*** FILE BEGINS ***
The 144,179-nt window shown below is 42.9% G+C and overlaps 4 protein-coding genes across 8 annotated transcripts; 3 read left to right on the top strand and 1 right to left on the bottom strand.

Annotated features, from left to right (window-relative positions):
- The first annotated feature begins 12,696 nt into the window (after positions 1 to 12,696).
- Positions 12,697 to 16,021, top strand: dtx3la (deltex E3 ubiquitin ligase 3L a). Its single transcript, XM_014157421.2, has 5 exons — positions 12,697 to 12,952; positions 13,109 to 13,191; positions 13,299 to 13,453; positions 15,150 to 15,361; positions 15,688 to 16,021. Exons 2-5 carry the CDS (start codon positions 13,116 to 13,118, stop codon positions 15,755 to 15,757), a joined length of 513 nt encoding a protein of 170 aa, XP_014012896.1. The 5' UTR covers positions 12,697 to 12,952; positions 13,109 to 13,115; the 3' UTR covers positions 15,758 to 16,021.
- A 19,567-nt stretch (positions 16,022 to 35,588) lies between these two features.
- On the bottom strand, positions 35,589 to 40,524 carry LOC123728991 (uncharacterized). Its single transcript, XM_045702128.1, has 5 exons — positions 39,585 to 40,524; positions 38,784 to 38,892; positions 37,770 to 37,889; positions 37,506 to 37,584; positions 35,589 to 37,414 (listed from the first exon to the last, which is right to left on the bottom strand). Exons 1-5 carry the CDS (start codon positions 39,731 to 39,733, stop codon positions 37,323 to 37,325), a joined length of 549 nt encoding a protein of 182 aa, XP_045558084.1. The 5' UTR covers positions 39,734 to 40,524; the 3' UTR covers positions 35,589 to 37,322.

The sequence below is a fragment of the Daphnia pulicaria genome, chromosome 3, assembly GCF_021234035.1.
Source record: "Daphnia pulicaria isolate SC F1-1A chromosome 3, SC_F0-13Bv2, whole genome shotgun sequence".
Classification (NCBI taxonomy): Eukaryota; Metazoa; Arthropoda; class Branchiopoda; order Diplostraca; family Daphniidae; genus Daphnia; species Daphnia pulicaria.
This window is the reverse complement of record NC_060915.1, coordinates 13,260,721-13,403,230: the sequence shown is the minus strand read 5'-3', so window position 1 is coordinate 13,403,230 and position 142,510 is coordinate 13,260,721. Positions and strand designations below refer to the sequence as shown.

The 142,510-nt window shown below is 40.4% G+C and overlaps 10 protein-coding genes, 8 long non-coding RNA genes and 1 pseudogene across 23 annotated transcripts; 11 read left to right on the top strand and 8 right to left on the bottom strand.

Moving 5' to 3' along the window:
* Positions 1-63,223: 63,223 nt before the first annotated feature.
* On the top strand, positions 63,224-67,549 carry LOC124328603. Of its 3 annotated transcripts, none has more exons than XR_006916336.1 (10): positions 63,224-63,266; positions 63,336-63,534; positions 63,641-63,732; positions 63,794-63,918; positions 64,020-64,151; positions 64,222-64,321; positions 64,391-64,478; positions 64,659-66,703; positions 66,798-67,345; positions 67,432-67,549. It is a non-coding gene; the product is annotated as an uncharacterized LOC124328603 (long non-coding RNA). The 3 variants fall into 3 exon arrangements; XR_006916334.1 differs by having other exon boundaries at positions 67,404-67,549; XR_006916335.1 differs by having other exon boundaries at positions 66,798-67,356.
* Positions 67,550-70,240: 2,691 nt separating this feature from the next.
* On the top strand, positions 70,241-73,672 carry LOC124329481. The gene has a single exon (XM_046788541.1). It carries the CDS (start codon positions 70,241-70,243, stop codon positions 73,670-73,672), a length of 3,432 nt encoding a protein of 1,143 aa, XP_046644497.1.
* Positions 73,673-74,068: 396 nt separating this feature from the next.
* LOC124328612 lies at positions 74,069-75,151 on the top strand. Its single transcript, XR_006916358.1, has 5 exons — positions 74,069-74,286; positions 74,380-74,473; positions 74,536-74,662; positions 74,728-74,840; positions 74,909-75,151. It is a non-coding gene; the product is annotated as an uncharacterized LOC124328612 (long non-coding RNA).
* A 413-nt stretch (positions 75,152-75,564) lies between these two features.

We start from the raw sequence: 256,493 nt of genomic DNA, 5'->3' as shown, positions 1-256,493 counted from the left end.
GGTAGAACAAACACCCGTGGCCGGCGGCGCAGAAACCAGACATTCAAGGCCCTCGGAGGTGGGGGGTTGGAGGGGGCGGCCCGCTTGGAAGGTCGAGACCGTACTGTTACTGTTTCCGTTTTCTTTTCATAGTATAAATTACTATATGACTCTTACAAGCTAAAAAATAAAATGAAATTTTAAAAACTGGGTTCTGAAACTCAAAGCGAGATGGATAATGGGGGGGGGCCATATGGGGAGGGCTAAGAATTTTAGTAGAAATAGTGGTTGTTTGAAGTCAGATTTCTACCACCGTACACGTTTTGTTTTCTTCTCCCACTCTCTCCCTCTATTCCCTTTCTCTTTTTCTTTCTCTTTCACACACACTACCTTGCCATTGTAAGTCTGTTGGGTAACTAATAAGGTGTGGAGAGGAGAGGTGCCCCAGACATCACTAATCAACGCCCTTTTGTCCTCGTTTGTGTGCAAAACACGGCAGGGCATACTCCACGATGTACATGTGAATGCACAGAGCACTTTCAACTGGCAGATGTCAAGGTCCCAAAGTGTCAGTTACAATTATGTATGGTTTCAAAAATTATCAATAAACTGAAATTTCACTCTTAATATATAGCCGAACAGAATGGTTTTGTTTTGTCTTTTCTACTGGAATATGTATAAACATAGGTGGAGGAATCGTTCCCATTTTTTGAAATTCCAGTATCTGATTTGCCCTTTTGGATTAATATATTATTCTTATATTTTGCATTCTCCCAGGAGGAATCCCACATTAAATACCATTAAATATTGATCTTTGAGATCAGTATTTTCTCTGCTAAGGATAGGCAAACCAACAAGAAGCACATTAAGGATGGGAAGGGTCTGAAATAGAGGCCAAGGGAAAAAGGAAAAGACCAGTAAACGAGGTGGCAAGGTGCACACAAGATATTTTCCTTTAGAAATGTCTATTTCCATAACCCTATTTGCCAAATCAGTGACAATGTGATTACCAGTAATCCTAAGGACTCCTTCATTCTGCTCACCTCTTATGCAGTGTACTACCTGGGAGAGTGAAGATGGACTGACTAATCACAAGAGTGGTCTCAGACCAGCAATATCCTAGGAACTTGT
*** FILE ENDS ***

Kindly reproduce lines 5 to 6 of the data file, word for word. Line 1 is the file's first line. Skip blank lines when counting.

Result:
- A 19,567-nt stretch (positions 16,022 to 35,588) lies between these two features.
- On the bottom strand, positions 35,589 to 40,524 carry LOC123728991 (uncharacterized). Its single transcript, XM_045702128.1, has 5 exons — positions 39,585 to 40,524; positions 38,784 to 38,892; positions 37,770 to 37,889; positions 37,506 to 37,584; positions 35,589 to 37,414 (listed from the first exon to the last, which is right to left on the bottom strand). Exons 1-5 carry the CDS (start codon positions 39,731 to 39,733, stop codon positions 37,323 to 37,325), a joined length of 549 nt encoding a protein of 182 aa, XP_045558084.1. The 5' UTR covers positions 39,734 to 40,524; the 3' UTR covers positions 35,589 to 37,322.